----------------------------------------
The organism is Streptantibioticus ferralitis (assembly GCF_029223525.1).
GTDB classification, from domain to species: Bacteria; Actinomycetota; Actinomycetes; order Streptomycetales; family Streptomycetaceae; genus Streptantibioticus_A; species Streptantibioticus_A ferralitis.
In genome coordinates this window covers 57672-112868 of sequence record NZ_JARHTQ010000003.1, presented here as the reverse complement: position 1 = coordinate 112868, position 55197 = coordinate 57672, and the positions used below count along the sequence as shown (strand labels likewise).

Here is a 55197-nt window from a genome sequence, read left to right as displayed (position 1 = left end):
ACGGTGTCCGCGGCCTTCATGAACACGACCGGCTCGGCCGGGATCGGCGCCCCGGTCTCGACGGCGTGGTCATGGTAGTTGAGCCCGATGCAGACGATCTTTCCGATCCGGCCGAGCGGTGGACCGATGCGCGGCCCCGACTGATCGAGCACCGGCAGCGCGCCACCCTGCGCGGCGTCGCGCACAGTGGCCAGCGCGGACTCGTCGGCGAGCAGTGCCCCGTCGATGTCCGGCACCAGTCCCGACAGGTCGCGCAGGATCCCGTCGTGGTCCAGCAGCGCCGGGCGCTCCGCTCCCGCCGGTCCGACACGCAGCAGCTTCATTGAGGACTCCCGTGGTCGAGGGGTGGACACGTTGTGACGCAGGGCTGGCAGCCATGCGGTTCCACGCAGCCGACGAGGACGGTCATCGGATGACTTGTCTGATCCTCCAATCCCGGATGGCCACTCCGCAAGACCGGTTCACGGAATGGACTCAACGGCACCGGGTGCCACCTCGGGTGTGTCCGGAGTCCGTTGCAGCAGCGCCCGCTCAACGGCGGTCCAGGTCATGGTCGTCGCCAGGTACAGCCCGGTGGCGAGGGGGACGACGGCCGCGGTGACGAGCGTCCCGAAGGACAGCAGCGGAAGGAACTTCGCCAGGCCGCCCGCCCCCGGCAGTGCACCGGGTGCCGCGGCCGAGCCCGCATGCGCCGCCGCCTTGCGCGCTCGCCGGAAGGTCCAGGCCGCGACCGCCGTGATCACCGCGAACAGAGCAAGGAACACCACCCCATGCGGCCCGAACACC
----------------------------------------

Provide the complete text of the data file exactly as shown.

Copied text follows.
The organism is Streptantibioticus ferralitis (assembly GCF_029223525.1).
GTDB classification, from domain to species: Bacteria; Actinomycetota; Actinomycetes; order Streptomycetales; family Streptomycetaceae; genus Streptantibioticus_A; species Streptantibioticus_A ferralitis.
In genome coordinates this window covers 57672-112868 of sequence record NZ_JARHTQ010000003.1, presented here as the reverse complement: position 1 = coordinate 112868, position 55197 = coordinate 57672, and the positions used below count along the sequence as shown (strand labels likewise).

Here is a 55197-nt window from a genome sequence, read left to right as displayed (position 1 = left end):
ACGGTGTCCGCGGCCTTCATGAACACGACCGGCTCGGCCGGGATCGGCGCCCCGGTCTCGACGGCGTGGTCATGGTAGTTGAGCCCGATGCAGACGATCTTTCCGATCCGGCCGAGCGGTGGACCGATGCGCGGCCCCGACTGATCGAGCACCGGCAGCGCGCCACCCTGCGCGGCGTCGCGCACAGTGGCCAGCGCGGACTCGTCGGCGAGCAGTGCCCCGTCGATGTCCGGCACCAGTCCCGACAGGTCGCGCAGGATCCCGTCGTGGTCCAGCAGCGCCGGGCGCTCCGCTCCCGCCGGTCCGACACGCAGCAGCTTCATTGAGGACTCCCGTGGTCGAGGGGTGGACACGTTGTGACGCAGGGCTGGCAGCCATGCGGTTCCACGCAGCCGACGAGGACGGTCATCGGATGACTTGTCTGATCCTCCAATCCCGGATGGCCACTCCGCAAGACCGGTTCACGGAATGGACTCAACGGCACCGGGTGCCACCTCGGGTGTGTCCGGAGTCCGTTGCAGCAGCGCCCGCTCAACGGCGGTCCAGGTCATGGTCGTCGCCAGGTACAGCCCGGTGGCGAGGGGGACGACGGCCGCGGTGACGAGCGTCCCGAAGGACAGCAGCGGAAGGAACTTCGCCAGGCCGCCCGCCCCCGGCAGTGCACCGGGTGCCGCGGCCGAGCCCGCATGCGCCGCCGCCTTGCGCGCTCGCCGGAAGGTCCAGGCCGCGACCGCCGTGATCACCGCGAACAGAGCAAGGAACACCACCCCATGCGGCCCGAACACC